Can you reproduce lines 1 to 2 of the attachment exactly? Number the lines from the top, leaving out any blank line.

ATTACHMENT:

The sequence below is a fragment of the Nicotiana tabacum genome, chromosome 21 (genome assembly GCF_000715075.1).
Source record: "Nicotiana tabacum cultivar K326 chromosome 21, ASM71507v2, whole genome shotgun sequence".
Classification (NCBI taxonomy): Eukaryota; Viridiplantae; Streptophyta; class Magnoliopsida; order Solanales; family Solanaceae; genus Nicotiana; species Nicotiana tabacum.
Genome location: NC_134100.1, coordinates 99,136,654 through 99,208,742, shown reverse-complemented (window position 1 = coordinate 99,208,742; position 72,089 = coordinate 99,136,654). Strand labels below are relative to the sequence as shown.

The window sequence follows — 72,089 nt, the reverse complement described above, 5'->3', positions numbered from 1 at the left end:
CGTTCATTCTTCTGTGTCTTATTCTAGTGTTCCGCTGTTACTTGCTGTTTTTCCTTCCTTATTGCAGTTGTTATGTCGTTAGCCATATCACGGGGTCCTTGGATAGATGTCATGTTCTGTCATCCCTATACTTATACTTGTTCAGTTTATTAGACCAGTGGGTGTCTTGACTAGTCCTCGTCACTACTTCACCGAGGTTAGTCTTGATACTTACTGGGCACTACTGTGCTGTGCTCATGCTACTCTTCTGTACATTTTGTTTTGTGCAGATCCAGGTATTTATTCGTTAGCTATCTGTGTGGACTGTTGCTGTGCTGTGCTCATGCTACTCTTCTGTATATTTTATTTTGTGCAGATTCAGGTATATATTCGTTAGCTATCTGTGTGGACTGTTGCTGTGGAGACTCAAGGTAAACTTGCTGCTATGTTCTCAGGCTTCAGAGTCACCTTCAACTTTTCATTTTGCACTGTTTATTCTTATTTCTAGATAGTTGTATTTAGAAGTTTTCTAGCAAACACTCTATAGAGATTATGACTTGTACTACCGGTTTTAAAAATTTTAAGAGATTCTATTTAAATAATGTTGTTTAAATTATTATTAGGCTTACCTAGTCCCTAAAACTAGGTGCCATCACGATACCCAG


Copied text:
The sequence below is a fragment of the Nicotiana tabacum genome, chromosome 21 (genome assembly GCF_000715075.1).
Source record: "Nicotiana tabacum cultivar K326 chromosome 21, ASM71507v2, whole genome shotgun sequence".